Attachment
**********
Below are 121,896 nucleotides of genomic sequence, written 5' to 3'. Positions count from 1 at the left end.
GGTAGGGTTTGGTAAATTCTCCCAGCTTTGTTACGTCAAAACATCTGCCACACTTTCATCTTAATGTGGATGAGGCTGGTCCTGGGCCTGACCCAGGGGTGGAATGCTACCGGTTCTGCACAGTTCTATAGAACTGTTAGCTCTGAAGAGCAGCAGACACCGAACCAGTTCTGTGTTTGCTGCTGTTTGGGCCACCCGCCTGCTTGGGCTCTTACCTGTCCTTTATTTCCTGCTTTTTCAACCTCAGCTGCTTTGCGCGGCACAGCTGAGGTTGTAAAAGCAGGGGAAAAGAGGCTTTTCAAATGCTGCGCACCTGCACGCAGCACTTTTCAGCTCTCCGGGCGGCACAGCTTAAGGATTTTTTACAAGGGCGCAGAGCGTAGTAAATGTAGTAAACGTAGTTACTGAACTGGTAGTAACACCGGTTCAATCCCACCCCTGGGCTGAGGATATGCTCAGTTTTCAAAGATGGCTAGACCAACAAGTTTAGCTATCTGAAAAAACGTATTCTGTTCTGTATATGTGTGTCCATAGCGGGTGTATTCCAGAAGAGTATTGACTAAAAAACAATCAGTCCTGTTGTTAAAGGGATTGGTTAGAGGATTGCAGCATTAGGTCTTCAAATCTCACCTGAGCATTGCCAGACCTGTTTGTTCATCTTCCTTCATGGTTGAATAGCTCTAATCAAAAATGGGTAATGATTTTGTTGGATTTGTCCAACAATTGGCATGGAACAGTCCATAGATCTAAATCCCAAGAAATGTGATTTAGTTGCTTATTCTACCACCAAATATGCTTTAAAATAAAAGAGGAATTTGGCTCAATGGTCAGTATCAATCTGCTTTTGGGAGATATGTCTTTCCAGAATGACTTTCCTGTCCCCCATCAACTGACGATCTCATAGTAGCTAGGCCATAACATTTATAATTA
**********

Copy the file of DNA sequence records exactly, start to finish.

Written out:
Below are 121,896 nucleotides of genomic sequence, written 5' to 3'. Positions count from 1 at the left end.
GGTAGGGTTTGGTAAATTCTCCCAGCTTTGTTACGTCAAAACATCTGCCACACTTTCATCTTAATGTGGATGAGGCTGGTCCTGGGCCTGACCCAGGGGTGGAATGCTACCGGTTCTGCACAGTTCTATAGAACTGTTAGCTCTGAAGAGCAGCAGACACCGAACCAGTTCTGTGTTTGCTGCTGTTTGGGCCACCCGCCTGCTTGGGCTCTTACCTGTCCTTTATTTCCTGCTTTTTCAACCTCAGCTGCTTTGCGCGGCACAGCTGAGGTTGTAAAAGCAGGGGAAAAGAGGCTTTTCAAATGCTGCGCACCTGCACGCAGCACTTTTCAGCTCTCCGGGCGGCACAGCTTAAGGATTTTTTACAAGGGCGCAGAGCGTAGTAAATGTAGTAAACGTAGTTACTGAACTGGTAGTAACACCGGTTCAATCCCACCCCTGGGCTGAGGATATGCTCAGTTTTCAAAGATGGCTAGACCAACAAGTTTAGCTATCTGAAAAAACGTATTCTGTTCTGTATATGTGTGTCCATAGCGGGTGTATTCCAGAAGAGTATTGACTAAAAAACAATCAGTCCTGTTGTTAAAGGGATTGGTTAGAGGATTGCAGCATTAGGTCTTCAAATCTCACCTGAGCATTGCCAGACCTGTTTGTTCATCTTCCTTCATGGTTGAATAGCTCTAATCAAAAATGGGTAATGATTTTGTTGGATTTGTCCAACAATTGGCATGGAACAGTCCATAGATCTAAATCCCAAGAAATGTGATTTAGTTGCTTATTCTACCACCAAATATGCTTTAAAATAAAAGAGGAATTTGGCTCAATGGTCAGTATCAATCTGCTTTTGGGAGATATGTCTTTCCAGAATGACTTTCCTGTCCCCCATCAACTGACGATCTCATAGTAGCTAGGCCATAACATTTATAATTA